The mender stirs the egg with vinegar and shepherd’s purse for the client coming later, an over-bleeder. The drink will staunch her clotty, aching flow. She’s got no job and no insurance. I can pay you with batteries, her note said.

Clementine brought black rockfish as payment. The mender lifts it from the cooler, gets a bowl and a knife. She feeds the flesh to the cat and crunches the bones in her own mouth. The eyes she throws into the woods.

“Your science teacher will tell you,” Temple once said, “fish bones are pure calcium and can’t be digested by the human body, but let me assure you, that’s not the whole story.”

One of the things the mender loved best about her aunt was “let me assure you.” That, and she cooked regular meals. Before Temple, when her mother forgot to buy food, the mender sautéed ketchup, mustard, and mayonnaise into a hot crust.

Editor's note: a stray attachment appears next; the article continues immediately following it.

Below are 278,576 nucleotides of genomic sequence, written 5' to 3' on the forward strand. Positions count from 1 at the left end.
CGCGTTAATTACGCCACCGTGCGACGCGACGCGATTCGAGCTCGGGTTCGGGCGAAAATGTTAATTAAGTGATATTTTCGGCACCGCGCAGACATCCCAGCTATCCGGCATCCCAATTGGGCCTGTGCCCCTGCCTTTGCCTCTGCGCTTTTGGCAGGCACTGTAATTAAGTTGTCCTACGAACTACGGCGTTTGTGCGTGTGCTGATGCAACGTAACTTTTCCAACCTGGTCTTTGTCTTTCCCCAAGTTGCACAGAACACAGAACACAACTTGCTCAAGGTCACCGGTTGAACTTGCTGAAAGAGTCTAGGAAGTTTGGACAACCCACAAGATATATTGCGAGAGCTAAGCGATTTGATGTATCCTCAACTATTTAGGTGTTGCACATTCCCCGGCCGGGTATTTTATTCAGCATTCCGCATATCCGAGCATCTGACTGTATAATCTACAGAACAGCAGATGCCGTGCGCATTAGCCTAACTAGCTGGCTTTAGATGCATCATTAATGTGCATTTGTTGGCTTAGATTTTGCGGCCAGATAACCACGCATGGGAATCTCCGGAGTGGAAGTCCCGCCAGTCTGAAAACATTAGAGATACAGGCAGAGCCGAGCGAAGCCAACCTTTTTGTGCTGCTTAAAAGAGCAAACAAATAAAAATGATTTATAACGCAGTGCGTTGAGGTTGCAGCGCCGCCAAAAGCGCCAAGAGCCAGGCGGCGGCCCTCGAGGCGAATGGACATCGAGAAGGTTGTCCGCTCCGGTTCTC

Now she mostly eats from the forest. Watercress and bitter cress, dandelion, plantain. Glasswort and chickweed. Bear grass, delicious when grilled. Burdock root to mash and fry. Miner’s lettuce and stinging nettle and, in small quantities, ghost pipe. (She loves the white stalks boiled with lemon and salt, but too much ghost pipe can kill you.) And she gleans from orchards and fields: hazelnuts, apples, cranberries, pears. If she could live off the land alone, without person-made things, she would. Hasn’t figured out how yet; doesn’t mean she won’t. Show them how Percivals do.

Her mother was a Percival. Her aunt was a Percival. The mender has been a Percival since age six, when her mother left her father, who went away most Friday afternoons and didn’t come back until Monday and never said why. “A woman wants to know why,” said the mender’s mother. “At least give me that, fuckermo. Names and places! Ages and occupations!”